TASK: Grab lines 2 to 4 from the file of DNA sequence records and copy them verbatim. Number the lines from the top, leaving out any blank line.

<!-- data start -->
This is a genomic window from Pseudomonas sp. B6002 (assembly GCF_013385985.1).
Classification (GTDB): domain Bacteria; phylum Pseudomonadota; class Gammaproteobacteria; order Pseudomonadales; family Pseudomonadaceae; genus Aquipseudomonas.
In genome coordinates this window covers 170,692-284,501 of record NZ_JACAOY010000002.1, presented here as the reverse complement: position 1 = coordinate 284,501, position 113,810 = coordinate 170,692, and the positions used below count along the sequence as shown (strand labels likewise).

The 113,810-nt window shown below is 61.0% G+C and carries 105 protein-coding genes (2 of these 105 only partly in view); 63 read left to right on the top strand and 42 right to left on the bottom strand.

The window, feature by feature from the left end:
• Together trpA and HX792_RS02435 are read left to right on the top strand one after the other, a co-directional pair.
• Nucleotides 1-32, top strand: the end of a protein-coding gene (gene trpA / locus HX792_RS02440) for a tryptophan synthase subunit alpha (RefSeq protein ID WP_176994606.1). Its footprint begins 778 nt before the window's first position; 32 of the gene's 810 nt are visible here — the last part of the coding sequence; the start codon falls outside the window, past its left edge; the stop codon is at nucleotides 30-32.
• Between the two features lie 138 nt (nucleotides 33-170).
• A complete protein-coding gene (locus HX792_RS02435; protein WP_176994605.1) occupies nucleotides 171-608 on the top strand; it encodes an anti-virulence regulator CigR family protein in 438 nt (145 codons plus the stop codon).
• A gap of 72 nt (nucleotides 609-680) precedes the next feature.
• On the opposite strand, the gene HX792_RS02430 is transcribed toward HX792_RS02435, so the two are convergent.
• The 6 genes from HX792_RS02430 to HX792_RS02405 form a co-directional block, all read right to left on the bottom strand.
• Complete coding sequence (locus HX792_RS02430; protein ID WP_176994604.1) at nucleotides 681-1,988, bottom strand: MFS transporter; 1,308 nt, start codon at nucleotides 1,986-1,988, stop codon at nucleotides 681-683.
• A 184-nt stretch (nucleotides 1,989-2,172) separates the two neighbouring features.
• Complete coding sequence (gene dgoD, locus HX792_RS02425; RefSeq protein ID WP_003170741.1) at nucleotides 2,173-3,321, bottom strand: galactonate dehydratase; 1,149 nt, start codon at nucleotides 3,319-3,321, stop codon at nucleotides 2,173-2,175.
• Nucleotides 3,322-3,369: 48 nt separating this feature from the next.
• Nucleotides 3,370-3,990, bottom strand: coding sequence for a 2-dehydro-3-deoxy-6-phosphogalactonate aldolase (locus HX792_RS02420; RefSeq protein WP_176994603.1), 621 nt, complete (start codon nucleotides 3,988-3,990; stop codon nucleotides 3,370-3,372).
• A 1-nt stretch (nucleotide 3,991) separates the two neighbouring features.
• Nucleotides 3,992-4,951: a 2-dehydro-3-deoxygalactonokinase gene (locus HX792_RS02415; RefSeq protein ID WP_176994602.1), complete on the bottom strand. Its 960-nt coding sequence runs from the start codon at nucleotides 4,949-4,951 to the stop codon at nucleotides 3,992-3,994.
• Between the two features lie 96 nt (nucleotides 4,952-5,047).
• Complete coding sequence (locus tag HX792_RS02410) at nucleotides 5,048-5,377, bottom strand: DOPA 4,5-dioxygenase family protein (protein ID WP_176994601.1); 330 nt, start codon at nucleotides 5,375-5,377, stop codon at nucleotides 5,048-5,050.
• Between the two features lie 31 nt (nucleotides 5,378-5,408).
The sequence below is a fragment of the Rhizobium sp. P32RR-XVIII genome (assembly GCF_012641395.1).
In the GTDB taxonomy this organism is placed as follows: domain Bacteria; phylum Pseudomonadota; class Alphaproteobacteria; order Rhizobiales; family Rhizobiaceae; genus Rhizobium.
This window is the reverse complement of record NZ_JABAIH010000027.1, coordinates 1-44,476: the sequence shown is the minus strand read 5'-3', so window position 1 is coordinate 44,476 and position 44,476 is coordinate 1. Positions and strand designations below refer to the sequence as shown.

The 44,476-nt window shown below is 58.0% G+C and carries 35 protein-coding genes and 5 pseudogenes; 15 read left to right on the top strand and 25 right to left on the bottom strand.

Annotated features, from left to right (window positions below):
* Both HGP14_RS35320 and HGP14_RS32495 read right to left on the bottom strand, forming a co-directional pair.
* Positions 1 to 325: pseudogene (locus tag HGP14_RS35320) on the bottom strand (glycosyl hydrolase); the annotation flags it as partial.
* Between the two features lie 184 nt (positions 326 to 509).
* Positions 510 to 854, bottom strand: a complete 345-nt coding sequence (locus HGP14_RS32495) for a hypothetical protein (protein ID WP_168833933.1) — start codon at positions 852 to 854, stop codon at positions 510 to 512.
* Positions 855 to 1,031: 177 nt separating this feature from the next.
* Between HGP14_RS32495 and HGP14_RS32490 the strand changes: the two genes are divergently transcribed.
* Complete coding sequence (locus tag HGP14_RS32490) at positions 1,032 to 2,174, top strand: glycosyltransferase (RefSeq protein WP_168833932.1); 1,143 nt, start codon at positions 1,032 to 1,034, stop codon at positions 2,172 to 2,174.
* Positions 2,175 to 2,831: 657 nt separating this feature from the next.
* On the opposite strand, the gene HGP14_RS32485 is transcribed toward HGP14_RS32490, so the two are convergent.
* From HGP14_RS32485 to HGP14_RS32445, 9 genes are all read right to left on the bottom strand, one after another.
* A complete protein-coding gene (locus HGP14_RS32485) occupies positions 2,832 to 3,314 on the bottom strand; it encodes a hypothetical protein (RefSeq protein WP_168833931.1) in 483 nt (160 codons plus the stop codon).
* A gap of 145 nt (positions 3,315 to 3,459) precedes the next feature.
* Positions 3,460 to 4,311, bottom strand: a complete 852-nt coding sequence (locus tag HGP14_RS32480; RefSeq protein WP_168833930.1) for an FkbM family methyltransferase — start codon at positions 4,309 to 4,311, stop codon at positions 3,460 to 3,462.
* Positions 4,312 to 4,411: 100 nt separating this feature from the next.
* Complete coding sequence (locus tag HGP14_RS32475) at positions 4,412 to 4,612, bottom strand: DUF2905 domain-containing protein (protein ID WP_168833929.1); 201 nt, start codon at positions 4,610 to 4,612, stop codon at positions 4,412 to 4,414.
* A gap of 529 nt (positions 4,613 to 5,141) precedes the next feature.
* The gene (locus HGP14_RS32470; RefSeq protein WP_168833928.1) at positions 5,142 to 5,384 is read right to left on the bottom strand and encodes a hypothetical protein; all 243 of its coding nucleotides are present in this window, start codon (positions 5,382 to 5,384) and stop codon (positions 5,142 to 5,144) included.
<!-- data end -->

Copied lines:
Classification (GTDB): domain Bacteria; phylum Pseudomonadota; class Gammaproteobacteria; order Pseudomonadales; family Pseudomonadaceae; genus Aquipseudomonas.
In genome coordinates this window covers 170,692-284,501 of record NZ_JACAOY010000002.1, presented here as the reverse complement: position 1 = coordinate 284,501, position 113,810 = coordinate 170,692, and the positions used below count along the sequence as shown (strand labels likewise).

The 113,810-nt window shown below is 61.0% G+C and carries 105 protein-coding genes (2 of these 105 only partly in view); 63 read left to right on the top strand and 42 right to left on the bottom strand.